Memory in Motion

Memory in Motion

Spatial Memory is an essential part of our everyday life: There is no need for a map to find the way to our best friend’s home, we know where to find milk cartons in our preferred supermarket, and most of the time we remember where we placed the remote control of our TV. In a similar way, spatial memory and technology can be also combined: The desktop of our laptop represents a physical desktop and like in a physical environment, documents and tools can be placed at different positions. Navigating to them is easy when done regularly.

Using Physiological Sensing for Embodied Interaction

Using Physiological Sensing for Embodied Interaction

In cooperation with the “GI-Fachgruppe Be-Greifbare Interaktion”, the HCI group at the University of Stuttgart organized the annual Inventors-workshop with the topic: Using Physiological Sensing for Embodied Interaction. In the workshop, we introduced the basic concepts for sensing of human muscle activity accompanied by a refreshing Keynote from Leonardo Gizzi. We provided a basic explanation of how physiological sensing works, introduced how it can be technically realized, and showed different applications and usage scenarios.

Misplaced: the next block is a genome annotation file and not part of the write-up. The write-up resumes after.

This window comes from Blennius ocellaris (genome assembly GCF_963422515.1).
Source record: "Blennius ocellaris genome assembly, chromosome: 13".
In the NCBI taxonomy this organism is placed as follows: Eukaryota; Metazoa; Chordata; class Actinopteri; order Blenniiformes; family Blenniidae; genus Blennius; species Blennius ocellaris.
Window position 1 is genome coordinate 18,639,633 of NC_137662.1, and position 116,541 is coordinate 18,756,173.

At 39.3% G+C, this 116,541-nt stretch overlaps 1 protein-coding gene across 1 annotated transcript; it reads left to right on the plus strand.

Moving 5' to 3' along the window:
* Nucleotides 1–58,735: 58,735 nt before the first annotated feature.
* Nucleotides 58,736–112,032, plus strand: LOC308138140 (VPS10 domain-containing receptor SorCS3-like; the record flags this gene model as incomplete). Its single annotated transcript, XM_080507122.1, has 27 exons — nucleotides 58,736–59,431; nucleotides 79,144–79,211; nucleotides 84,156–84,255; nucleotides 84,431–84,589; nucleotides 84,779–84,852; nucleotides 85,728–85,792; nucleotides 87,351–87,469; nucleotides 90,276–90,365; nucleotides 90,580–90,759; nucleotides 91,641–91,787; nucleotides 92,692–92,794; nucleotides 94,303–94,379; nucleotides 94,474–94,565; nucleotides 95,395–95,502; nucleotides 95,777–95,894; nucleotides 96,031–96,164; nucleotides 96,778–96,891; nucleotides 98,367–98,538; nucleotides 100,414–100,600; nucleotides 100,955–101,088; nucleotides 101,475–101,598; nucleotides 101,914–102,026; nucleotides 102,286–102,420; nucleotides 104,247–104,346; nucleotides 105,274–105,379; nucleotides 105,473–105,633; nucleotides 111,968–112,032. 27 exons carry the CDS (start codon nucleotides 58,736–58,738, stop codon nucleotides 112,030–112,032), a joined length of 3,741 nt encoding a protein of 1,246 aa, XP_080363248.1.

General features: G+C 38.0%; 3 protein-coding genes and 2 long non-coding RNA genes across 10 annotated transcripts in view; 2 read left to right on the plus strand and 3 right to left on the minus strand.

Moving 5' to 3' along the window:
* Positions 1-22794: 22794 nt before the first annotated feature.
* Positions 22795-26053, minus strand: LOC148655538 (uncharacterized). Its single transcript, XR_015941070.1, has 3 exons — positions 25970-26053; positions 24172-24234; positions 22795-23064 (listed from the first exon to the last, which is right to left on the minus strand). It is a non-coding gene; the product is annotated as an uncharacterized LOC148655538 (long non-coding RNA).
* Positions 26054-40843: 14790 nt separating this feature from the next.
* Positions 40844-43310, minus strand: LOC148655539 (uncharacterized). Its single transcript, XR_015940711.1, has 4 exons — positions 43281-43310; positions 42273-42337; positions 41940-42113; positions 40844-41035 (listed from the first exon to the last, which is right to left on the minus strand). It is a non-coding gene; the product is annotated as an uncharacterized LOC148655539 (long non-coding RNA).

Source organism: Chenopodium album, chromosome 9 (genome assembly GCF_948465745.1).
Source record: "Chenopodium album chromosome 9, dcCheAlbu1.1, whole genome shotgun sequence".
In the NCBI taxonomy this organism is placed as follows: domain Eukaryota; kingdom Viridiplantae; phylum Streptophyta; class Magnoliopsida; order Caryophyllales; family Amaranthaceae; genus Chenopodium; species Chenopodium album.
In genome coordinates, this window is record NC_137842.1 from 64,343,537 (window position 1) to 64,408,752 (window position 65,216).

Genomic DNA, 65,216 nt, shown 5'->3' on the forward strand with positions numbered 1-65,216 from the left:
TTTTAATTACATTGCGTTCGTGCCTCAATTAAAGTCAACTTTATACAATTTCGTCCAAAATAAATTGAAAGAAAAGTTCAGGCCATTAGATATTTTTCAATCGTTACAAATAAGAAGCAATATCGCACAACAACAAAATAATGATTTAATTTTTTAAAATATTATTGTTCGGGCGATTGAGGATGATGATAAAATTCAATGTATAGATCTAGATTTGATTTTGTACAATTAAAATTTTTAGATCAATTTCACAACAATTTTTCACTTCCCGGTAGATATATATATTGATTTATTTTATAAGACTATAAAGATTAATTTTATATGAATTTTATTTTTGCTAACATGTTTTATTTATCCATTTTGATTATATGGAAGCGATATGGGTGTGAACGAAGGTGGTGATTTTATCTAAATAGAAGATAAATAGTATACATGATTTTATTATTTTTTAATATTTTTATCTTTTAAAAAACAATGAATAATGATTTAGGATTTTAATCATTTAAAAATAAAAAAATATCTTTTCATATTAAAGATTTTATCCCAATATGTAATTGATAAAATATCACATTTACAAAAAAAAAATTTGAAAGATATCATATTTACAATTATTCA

Interview with a Visual Computing Scientist

Interview with a Visual Computing Scientist

“What we aim for in the end is some sort of mechanism, that tells us, whether the users understood, what they were looking at.”

Jakob Karolus is a researcher at the Institute for Visualization and Interactive Systems at the University of Stuttgart working in the field of Human-Computer Interaction. Within the project SFB-TRR 161 “Quantitative Methods for Visual Computing” he wants to find out how different visualizations influence the eyemovement patterns of people.

Online Study in Graph Visualization – Participants wanted!

Online Study in Graph Visualization – Participants wanted!

We are currently running an online study in the field of graph visualization. We hypothesize an optimum in the ratio of node size and edge width in node-link-diagrams. This study is wrapped in two online games, which are based on such node-link-diagrams. Here, we still need more played games. You do not need to have special knowledge about Graph Theory or similar, you only need to operate your mouse.

1st Summer School for Visual Computing in Stuttgart

1<sup>st</sup> Summer School for Visual Computing in Stuttgart

Quantifying User-centered Experiences (QUE-2016)” was the title of the the 1st Summer School for Visual Computing at the University of Stuttgart (Germany), organized by the SFB-TRR 161. From 2nd to 6th of July, about 40 PhD students from America, Hungary and Germany met at the Institute for Visualization and Interactive Systems (VIS) and the Visualization Research Center (VISUS) to learn about visual computing and discuss current questions, trends and activities in data analysis, human-computer interaction, visualization or eye tracking. During these five days the young academics could talk about their current research activities, and exchange their know-how and their experience in the academic world.